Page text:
The Talent-Burying Music Industry

The Talent Crushing Music Industry

““For it will be like a man going on a journey, who called his servants and entrusted to them his property. To one he gave five talents, to another two, to another one, to each according to his ability. Then he went away. He who had received the five talents went at once and traded with them, and he made five talents more. So also he who had the two talents made two talents more. But he who had received the one talent went and dug in the ground and hid his master’s money. Now after a long time the master of those servants came and settled accounts with them. And he who had received the five talents came forward, bringing five talents more, saying, ‘Master, you delivered to me five talents; here I have made five talents more.’ His master said to him, ‘Well done, good and faithful servant. You have been faithful over a little; I will set you over much. Enter into the joy of your master.’ And he also who had the two talents came forward, saying, ‘Master, you delivered to me two talents; here I have made two talents more.’ His master said to him, ‘Well done, good and faithful servant. You have been faithful over a little; I will set you over much. Enter into the joy of your master.’ He also who had received the one talent came forward, saying, ‘Master, I knew you to be a hard man, reaping where you did not sow, and gathering where you scattered no seed, so I was afraid, and I went and hid your talent in the ground. Here you have what is yours.’ But his master answered him, ‘You wicked and slothful servant! You knew that I reap where I have not sown and gather where I scattered no seed? Then you ought to have invested my money with the bankers, and at my coming I should have received what was my own with interest. So take the talent from him and give it to him who has the ten talents. For to everyone who has will more be given, and he will have an abundance. But from the one who has not, even what he has will be taken away. And cast the worthless servant into the outer darkness. In that place there will be weeping and gnashing of teeth.’”‭‭

Matthew‬ ‭25:14-30‬ ‭ESV

Music is going digital. Perhaps too far digital.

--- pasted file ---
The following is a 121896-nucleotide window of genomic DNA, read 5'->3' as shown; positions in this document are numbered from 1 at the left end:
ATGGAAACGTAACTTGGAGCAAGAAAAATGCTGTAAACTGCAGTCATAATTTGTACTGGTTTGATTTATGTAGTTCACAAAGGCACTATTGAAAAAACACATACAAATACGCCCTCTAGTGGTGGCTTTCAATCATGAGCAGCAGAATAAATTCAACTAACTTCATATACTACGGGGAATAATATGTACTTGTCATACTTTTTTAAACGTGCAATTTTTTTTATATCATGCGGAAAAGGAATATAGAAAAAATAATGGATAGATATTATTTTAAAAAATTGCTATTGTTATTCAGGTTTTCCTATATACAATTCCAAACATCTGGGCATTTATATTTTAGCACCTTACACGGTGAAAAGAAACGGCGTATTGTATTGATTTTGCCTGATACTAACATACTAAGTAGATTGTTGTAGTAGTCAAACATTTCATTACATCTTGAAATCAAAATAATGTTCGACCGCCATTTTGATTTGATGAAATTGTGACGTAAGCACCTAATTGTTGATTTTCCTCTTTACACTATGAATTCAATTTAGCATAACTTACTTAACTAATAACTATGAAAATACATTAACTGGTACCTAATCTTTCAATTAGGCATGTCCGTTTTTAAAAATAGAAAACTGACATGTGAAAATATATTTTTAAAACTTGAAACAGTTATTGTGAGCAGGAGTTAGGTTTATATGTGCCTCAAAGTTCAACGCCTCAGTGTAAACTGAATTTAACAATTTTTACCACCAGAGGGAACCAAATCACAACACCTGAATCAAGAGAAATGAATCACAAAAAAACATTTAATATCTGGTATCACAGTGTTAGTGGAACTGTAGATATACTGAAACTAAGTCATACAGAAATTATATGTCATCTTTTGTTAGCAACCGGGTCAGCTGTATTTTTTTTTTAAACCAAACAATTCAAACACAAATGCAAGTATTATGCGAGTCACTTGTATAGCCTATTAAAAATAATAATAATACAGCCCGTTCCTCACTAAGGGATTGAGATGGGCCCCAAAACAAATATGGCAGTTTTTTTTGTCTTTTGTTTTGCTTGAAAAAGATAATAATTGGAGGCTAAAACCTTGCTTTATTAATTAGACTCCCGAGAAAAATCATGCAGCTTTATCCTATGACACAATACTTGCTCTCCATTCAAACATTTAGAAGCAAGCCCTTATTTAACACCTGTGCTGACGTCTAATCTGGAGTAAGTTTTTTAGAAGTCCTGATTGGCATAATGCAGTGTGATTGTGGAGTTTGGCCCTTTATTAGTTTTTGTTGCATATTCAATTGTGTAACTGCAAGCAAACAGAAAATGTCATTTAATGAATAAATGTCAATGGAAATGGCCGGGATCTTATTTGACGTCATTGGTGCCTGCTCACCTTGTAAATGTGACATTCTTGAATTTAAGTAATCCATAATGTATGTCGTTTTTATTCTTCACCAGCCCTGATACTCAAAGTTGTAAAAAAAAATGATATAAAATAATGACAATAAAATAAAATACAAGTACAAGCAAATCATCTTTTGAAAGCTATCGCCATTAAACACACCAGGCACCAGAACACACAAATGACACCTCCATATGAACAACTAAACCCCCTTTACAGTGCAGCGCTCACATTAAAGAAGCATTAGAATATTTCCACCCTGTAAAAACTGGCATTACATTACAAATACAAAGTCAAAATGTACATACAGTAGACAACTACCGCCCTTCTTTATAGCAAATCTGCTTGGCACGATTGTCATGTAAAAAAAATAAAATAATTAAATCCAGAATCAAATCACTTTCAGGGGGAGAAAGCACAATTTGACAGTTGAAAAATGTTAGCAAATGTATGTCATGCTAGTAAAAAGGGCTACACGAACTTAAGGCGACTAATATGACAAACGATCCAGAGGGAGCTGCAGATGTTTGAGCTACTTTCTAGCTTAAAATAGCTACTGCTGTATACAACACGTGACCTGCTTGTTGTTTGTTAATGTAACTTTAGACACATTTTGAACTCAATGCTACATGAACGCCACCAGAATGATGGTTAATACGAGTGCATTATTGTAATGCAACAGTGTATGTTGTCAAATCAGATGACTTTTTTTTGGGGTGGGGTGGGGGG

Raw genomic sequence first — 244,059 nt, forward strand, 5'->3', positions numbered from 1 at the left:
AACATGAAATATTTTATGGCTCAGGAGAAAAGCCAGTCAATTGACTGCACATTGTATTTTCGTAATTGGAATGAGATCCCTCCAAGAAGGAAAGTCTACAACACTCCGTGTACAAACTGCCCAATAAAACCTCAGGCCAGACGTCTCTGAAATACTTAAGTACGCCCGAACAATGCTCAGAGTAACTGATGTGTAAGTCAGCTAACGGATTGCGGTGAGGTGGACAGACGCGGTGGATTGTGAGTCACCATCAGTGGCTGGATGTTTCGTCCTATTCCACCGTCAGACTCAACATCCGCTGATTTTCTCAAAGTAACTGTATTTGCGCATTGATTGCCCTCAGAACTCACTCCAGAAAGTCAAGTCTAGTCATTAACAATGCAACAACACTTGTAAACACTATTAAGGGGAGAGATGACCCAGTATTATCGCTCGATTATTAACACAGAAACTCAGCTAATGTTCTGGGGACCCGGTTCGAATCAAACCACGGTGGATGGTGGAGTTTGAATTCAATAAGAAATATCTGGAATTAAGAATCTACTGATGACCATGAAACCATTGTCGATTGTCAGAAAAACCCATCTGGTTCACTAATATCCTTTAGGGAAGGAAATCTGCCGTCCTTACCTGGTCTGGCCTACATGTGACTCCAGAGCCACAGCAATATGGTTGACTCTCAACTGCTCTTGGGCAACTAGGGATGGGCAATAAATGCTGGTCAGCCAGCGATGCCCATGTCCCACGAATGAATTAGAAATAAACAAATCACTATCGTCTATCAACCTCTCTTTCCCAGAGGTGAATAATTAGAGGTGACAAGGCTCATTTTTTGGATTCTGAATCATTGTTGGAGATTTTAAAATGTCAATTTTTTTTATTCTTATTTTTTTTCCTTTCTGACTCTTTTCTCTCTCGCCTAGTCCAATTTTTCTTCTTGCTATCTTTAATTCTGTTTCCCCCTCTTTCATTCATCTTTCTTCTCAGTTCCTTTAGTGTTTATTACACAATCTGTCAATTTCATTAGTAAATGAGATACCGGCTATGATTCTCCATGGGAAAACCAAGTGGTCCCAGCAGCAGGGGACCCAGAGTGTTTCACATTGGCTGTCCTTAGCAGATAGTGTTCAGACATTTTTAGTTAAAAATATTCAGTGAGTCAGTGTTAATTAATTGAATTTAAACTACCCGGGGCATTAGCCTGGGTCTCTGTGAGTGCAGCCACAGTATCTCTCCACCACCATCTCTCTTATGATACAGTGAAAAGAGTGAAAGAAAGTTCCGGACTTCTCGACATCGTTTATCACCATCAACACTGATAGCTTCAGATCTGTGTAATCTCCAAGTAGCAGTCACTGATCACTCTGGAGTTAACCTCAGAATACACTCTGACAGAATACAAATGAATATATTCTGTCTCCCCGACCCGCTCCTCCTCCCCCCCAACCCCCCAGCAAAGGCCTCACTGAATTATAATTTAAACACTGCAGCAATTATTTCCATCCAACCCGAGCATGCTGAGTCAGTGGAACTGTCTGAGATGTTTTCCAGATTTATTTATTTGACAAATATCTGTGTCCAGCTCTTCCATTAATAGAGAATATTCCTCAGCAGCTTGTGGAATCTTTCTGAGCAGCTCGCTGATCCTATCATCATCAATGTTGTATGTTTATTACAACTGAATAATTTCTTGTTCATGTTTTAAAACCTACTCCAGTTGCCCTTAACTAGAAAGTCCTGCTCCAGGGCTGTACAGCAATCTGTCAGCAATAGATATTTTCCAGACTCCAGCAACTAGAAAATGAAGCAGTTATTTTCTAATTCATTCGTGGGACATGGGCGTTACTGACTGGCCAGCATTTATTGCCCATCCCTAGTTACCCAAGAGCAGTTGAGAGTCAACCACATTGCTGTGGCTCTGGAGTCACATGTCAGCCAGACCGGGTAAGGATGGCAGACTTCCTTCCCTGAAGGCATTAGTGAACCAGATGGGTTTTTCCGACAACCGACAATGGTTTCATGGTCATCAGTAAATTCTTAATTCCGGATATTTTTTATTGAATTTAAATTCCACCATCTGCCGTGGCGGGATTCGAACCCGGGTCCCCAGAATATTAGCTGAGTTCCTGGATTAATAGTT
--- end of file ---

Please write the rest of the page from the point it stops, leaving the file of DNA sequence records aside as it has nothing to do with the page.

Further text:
I don’t mean to sound behind the times, but I feel like in a worship setting, the lead instrument shouldn’t be coming from a computer. And let me explain why.

God pieces us together in our womb, and knows us even before then, and He has given us all certain abilities and talents. Some people have the natural God-given talent for music, and it’s up to those people to cultivate that talent and faithfully steward what God has given them.

In another way, some people have a God-given talent for producing and creating digital instrumental tracks. Those gifts, if used correctly, are perfectly fine. I’m not anti-synth entirely.

But the fact is digital synths, loops, tracks, whatever you want to call them, are becoming more of a crutch than an accent in today’s worship setting. “Just play basic chords; the loop will take care of the lead,” many churches seem to say today.

As digital synths slowly become more and more prominent in music, other instruments become less and less prominent, and it begins to take less and less talent to be able to play them in a worship setting.

The end result is a lack of cultivation for the particular skill of instrumentation from within the church. Someone can improve on their skills on the guitar all they want, but if they aren’t getting to use that for God’s glory during the church service, then the practice and hard work that went into cultivating that talent aren’t seeing their fullest potential.

Again, the hard work of a producer of digital synth is fine, but it shouldn’t take away from someone else’s opportunity to use what God gave them. Especially when the person who put in the work for the digital synth isn’t there playing live, but is instead playing from a recording on the computer.

How dare people use that as the lead in their worship services? How dare people replace what God designed humans to do with what humans designed machines to do? To paraphrase Jeff Goldblum, you’re so concerned with whether or not you can that you don’t stop and ask yourself whether or not you should.

It’s sad when the church starts accepting the beat fetishism that’s prevailing in the secular music industry. It’s sad when music that took hours of practice and perfecting among several people who master their craft in their instruments is taking a back seat to music that was all created on a computer. And I don’t want to discount what producers do; they can make incredible things. But what happens if God gives us a talent and we literally have no place to invest it? Just something to think about.


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